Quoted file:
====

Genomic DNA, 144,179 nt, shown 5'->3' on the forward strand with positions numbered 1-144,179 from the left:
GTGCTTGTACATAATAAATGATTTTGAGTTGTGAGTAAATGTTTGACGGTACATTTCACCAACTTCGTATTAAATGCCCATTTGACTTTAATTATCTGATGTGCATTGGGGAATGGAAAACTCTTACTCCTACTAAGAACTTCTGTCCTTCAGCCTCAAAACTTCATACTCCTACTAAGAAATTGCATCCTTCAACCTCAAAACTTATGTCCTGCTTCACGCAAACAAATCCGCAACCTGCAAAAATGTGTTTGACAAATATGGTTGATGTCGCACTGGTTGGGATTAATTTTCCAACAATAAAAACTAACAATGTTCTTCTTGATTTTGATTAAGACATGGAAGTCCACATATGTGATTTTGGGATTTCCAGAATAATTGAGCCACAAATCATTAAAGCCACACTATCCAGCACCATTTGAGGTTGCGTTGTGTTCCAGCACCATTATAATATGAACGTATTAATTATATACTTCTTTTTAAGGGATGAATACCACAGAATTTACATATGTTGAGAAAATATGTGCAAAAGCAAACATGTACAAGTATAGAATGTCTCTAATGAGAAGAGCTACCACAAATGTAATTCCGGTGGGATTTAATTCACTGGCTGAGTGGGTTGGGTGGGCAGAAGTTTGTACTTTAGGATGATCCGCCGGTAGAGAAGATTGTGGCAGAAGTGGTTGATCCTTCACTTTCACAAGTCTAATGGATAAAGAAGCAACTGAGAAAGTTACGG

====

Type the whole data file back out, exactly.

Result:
Genomic DNA, 144,179 nt, shown 5'->3' on the forward strand with positions numbered 1-144,179 from the left:
GTGCTTGTACATAATAAATGATTTTGAGTTGTGAGTAAATGTTTGACGGTACATTTCACCAACTTCGTATTAAATGCCCATTTGACTTTAATTATCTGATGTGCATTGGGGAATGGAAAACTCTTACTCCTACTAAGAACTTCTGTCCTTCAGCCTCAAAACTTCATACTCCTACTAAGAAATTGCATCCTTCAACCTCAAAACTTATGTCCTGCTTCACGCAAACAAATCCGCAACCTGCAAAAATGTGTTTGACAAATATGGTTGATGTCGCACTGGTTGGGATTAATTTTCCAACAATAAAAACTAACAATGTTCTTCTTGATTTTGATTAAGACATGGAAGTCCACATATGTGATTTTGGGATTTCCAGAATAATTGAGCCACAAATCATTAAAGCCACACTATCCAGCACCATTTGAGGTTGCGTTGTGTTCCAGCACCATTATAATATGAACGTATTAATTATATACTTCTTTTTAAGGGATGAATACCACAGAATTTACATATGTTGAGAAAATATGTGCAAAAGCAAACATGTACAAGTATAGAATGTCTCTAATGAGAAGAGCTACCACAAATGTAATTCCGGTGGGATTTAATTCACTGGCTGAGTGGGTTGGGTGGGCAGAAGTTTGTACTTTAGGATGATCCGCCGGTAGAGAAGATTGTGGCAGAAGTGGTTGATCCTTCACTTTCACAAGTCTAATGGATAAAGAAGCAACTGAGAAAGTTACGG